At Acton Academy Northwest Indianapolis we often refer to our learners as heroes. Why are we so intentional about this and why is it such a point of emphasis? It’s an important question, and the answer cuts to the heart of all that happens here at Acton.
Our children are not empty vessels waiting to be filled or a blank slate waiting to be written upon. Nor are they just a grade in a grade book, where the learning that takes place has little relevance to their process of becoming.
No, they are brimming with potential, endowed with a unique constellation of passions, gifts, and interests, eager to be co-creators and participants, and capable of more than we could ever imagine. The call to the heroic is the call to adventure, to a journey that will stretch you farther than you thought possible, where you will uncover your truest, most authentic self and find out who you were created to be — to discover a burning passion, your deepest gladness, and to painstakingly pursue it with all that you have, all that you are.
This is clearly not the language of the indulgent. In fact, I challenge you to pick up a biography of any inspirational hero. My bet is that you will find only the last chapter or so has been dedicated to their glorious victory, hoisting a trophy amidst the adoration of many. What you will find far more emphasis on is the journey required to reach that pinnacle moment — the trials, challenges, setbacks, and mistakes. At Acton Academy, that is what defines the hero: the willingness to get back up, learn from mistakes, and press on toward the vision of the better world that compels you.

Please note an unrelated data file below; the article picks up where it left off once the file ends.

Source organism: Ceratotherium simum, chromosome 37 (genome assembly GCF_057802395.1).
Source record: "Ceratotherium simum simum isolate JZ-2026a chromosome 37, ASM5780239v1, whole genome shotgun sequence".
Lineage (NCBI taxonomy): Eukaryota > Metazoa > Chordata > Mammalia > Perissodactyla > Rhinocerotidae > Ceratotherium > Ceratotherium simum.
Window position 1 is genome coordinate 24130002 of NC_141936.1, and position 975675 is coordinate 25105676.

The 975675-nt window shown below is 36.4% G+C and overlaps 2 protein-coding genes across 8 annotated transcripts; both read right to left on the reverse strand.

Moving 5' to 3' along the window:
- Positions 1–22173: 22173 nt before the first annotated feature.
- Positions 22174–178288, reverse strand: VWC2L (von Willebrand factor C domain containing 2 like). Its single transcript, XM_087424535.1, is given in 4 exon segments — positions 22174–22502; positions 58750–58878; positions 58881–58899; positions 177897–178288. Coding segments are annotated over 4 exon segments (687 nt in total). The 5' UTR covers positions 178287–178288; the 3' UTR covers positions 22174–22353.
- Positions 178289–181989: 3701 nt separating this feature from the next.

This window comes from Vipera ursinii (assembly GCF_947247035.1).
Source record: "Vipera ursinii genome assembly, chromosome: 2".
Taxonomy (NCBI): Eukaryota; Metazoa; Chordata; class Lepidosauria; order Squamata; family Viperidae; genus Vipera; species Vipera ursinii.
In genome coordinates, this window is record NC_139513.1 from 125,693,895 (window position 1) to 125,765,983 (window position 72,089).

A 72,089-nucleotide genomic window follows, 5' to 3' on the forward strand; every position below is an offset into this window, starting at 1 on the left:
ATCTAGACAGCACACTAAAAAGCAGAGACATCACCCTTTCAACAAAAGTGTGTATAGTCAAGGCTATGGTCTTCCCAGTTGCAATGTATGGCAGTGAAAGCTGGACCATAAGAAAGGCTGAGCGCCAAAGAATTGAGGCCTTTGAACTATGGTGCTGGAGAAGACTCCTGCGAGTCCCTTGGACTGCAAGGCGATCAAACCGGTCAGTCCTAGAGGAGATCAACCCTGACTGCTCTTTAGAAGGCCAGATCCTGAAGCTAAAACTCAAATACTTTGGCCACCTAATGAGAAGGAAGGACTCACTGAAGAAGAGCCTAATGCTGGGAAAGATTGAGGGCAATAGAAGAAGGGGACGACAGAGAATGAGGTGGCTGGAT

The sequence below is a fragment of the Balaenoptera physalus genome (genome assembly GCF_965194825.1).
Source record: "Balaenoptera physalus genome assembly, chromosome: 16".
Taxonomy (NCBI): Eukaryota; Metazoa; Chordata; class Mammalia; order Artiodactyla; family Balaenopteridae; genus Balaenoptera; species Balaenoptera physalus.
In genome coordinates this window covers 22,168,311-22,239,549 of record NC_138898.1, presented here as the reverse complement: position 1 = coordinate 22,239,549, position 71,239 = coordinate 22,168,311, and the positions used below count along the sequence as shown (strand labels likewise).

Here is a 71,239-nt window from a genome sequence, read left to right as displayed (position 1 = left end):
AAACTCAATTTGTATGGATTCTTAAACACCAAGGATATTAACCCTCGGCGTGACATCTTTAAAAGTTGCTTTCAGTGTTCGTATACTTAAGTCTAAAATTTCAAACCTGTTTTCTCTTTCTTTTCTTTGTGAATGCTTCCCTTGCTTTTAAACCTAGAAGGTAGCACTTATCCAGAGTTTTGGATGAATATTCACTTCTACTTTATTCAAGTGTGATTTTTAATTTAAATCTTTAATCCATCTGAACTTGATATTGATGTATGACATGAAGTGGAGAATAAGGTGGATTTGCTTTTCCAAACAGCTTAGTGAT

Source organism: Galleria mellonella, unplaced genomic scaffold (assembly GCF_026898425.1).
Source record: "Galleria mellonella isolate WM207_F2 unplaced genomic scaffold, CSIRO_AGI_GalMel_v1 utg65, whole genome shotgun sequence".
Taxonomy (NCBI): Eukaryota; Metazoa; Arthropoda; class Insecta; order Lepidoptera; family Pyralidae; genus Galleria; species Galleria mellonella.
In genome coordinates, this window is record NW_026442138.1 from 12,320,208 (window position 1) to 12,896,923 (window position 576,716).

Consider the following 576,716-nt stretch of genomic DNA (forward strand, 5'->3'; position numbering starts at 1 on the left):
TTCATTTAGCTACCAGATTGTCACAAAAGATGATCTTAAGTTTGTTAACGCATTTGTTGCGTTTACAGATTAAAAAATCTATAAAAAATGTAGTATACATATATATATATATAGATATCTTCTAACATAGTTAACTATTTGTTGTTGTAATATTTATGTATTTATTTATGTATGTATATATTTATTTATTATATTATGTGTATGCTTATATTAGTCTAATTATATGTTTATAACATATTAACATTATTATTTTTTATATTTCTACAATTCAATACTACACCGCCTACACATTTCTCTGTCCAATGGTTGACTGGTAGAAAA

Admittedly, many of our young heroes have yet to fully adopt this identity for themselves, and doubt sometimes lingers in the studio. Indeed, recognizing yourself as the hero of your own story takes some time. But make no mistake, the heroic spirit is alive and well, and we see examples of it each day in the studio: an exclamation of “I can do it!” about something previously avoided, the bravery to jump into a challenging activity, the resolve to try a new approach when previous attempts have failed, or the courage to respectfully confront another learner about an issue. This is the stuff of heroes, and within a community of growth-minded young people, it is being fortified into their souls each day.
So each time we refer to them as heroes, we aren’t indulging them, stroking their ego, or engaging in a cutesy language game. We are calling forth their truest selves and beckoning them onward in their journey to find a calling and change the world.
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